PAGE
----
What Is Mortgage Insurance? And Why Do I Need It?

Owen Winkelmolen

Financial planner, personal finance geek and founder of PlanEasy.

Mortgage insurance is one of those things that most first-time home buyers run into when buying a home. Unless you’re lucky enough to save up a 20% down payment you probably need to get mortgage insurance on your home.

So, what is mortgage insurance exactly? And why do you need it?

Mortgage insurance is a requirement for all homes with under 20% down payment (Some banks even require it for down payments of 20%+. But in those cases it’s the bank making that decision, it’s not actually mandatory).

Mortgage insurance helps protect the lender in case you default on your mortgage. It’s a way to provide stability to the housing market. The largest provider of mortgage insurance is the CMHC, a federally backed agency. This means that the federal government is essentially backing the Canadian housing market, and this adds a lot of stability for buyers, sellers and lenders.

How Does Mortgage Insurance Work?

Mortgage insurance is something that is required for anyone with a down payment under 20%. This is a one-time fee and it gets added to your mortgage. This actually makes the cost of mortgage insurance seem very small because it gets spread of the length of the mortgage. But make no mistake, the cost of mortgage insurance is usually in the thousands or tens of thousands.

Let’s say your mortgage insurance premium was $5,000 and this was added to your mortgage. Over 25 years this only adds $25 to your monthly mortgage payment. Not a big deal, right?

It might not seem like a very high fee to pay, especially when the alternative is saving up a 20% down payment, but it’s important to keep in mind that this will add up to about $7,500 when you include interest charges.

The Canadian Mortgage and Housing Corp (CMHC) is usually the one that provides mortgage insurance.

How Much Does It Cost?

Mortgage insurance fees decrease in steps as your down payment increases. There is a cliff at the following down payment thresholds, 5%, 10%, 15% and 20%. Sometimes it can make sense to scrimp and save to get to the next threshold.

For a 5% to 10% down payment the fee is 4.0% of the mortgage. For a 10% to 15% down payment the fee is 3.1% of the mortgage. For a 15% to 20% down payment the fee is 2.8% of the mortgage. This gets added to your mortgage, so the amount you pay monthly is quite small. Depending on your mortgage it might be $50-$100 extra per month.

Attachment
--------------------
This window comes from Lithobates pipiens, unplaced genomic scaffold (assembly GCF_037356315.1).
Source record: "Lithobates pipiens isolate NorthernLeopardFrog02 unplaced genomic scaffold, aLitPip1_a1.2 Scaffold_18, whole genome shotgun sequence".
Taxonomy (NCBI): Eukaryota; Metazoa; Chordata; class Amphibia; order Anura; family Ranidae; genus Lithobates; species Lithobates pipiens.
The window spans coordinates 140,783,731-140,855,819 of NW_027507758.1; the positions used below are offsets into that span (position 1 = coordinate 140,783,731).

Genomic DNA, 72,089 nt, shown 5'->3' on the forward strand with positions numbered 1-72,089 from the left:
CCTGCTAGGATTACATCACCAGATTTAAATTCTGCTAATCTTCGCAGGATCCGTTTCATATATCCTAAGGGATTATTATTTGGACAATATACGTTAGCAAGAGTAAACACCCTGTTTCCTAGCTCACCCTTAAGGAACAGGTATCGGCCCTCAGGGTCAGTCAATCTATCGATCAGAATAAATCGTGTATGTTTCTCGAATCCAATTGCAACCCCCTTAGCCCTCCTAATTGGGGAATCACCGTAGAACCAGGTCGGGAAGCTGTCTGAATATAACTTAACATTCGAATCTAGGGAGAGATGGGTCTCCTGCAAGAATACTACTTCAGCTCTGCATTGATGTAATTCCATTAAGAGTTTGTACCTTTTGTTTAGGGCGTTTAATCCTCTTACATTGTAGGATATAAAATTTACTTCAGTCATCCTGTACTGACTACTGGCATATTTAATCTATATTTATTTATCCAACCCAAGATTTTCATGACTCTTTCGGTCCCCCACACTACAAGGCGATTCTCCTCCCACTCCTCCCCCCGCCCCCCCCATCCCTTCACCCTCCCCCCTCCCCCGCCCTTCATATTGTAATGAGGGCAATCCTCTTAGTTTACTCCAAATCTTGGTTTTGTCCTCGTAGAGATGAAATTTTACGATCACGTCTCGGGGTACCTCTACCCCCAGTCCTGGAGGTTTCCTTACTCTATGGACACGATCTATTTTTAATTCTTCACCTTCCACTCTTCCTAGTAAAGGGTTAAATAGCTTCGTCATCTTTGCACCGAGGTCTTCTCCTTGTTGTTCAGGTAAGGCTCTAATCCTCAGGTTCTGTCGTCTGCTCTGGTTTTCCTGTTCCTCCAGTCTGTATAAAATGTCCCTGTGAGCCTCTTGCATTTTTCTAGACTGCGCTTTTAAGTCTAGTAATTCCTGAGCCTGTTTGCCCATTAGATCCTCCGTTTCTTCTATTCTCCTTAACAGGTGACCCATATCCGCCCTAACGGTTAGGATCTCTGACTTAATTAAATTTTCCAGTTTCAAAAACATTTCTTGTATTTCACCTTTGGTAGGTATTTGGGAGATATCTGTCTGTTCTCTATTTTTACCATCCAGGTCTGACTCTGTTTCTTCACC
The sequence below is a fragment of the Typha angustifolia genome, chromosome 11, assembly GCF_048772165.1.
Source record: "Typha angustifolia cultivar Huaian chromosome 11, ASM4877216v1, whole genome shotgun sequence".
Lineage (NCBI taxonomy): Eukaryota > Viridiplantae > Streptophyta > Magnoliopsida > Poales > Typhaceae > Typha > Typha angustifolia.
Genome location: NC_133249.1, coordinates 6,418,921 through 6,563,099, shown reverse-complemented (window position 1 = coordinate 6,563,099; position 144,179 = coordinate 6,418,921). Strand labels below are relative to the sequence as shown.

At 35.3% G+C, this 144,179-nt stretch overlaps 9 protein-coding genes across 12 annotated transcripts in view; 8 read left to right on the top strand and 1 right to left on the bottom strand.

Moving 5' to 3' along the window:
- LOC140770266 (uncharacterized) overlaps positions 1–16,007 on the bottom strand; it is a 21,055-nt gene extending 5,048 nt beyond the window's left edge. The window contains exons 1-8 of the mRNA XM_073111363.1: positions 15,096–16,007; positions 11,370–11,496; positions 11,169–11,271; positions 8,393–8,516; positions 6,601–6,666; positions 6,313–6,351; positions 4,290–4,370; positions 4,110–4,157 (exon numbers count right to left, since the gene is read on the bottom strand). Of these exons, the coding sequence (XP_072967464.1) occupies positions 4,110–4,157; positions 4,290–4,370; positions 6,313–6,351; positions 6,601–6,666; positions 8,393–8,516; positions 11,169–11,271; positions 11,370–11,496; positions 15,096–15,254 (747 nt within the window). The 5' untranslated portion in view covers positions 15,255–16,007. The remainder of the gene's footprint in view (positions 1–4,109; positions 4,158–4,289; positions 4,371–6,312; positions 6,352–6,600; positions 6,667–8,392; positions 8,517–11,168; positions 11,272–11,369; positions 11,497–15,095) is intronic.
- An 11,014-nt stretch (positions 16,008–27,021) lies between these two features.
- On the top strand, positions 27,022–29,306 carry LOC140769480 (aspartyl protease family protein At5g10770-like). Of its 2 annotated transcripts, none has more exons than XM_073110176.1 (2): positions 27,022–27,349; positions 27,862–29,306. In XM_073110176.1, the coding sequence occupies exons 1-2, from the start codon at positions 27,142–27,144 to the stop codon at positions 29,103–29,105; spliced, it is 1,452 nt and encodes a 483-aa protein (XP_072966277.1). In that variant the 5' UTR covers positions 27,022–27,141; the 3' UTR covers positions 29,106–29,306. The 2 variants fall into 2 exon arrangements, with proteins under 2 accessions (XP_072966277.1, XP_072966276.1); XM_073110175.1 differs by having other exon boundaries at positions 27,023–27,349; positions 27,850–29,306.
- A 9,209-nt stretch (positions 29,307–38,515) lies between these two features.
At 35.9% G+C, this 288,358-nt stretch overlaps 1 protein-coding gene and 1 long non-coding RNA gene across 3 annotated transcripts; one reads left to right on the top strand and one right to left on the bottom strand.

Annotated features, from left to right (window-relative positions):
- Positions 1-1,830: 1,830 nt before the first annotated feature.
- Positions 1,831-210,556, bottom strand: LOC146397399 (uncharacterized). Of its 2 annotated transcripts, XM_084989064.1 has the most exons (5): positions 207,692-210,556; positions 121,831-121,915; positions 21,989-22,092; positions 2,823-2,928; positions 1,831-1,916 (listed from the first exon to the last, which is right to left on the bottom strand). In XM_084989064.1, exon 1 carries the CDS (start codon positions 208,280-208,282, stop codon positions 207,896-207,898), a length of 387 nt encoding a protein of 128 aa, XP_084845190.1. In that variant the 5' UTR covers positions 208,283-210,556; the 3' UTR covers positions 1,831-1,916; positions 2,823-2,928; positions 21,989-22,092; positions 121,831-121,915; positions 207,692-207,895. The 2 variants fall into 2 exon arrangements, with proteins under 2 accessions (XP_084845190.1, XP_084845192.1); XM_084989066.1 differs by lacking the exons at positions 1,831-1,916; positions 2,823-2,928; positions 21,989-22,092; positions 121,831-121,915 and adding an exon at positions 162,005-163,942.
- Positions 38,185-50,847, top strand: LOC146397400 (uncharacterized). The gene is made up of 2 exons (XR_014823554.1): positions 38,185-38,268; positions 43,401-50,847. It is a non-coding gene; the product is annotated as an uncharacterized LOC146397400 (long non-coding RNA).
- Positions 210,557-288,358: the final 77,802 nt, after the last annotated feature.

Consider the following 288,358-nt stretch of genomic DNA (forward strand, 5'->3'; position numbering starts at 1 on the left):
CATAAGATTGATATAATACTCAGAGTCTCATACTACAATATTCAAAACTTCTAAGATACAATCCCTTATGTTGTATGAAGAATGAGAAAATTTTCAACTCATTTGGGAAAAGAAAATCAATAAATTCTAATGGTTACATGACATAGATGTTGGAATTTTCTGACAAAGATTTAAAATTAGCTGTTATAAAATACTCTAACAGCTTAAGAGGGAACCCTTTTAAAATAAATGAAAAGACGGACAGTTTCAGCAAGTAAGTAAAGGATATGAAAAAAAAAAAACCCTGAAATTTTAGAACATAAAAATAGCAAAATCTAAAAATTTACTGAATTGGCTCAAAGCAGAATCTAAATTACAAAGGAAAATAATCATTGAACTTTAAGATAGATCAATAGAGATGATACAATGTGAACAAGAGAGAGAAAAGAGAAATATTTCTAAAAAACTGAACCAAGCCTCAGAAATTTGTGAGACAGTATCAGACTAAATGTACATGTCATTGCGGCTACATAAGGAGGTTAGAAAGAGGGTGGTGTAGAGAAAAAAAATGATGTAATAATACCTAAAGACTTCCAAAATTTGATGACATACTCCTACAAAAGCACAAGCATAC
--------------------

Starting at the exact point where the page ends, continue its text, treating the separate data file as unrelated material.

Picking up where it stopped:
If you have over 20% down payment, mortgage insurance is optional, but might be required by your bank. Sometimes a bank will offer you a lower interest rate if you buy the optional mortgage insurance. Your mortgage broker or financial planner can help you figure out if it’s better to take the higher mortgage rate or buy the optional insurance and get a lower mortgage rate.

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“It can make sense to scrimp and save if you can squeak past the next down payment level.”

How Can You Avoid Mortgage Insurance?

Because mortgage insurance fees decrease in steps as your down payment increases the best way to avoid mortgage insurance is to save enough to get to the next step.

The drop between 5% and 10% down payment is pretty big so it can make sense to scrimp and save if you can squeak past the 10% down payment level.

There is also a really big drop between 15% and 20% down payment, so if you’re close to a 20% down payment then it can make sense to take drastic steps to get to that 20%.

If you want to avoid mortgage insurance entirely you need to get above 20% down payment.

Plan ahead. Saving up for a down payment won’t seem quite as daunting if you stretch it over a few years or more.

Gifts from family are one way to make it to 20% down payment. Many first-time home buyers get help from family when buying their first home. These funds need to be a gift and not a loan though.

The traditional way to get to a 20% down payment is to save aggressively. Track your spending. Start budgeting. Clarify your personal values and goals and then check how your spending aligns with your values and goals. Usually you’ll find a few expenses that don’t align with your values and those are easy budgeting wins.

Good luck!

Owen Winkelmolen

Financial planner, personal finance geek and founder of PlanEasy.

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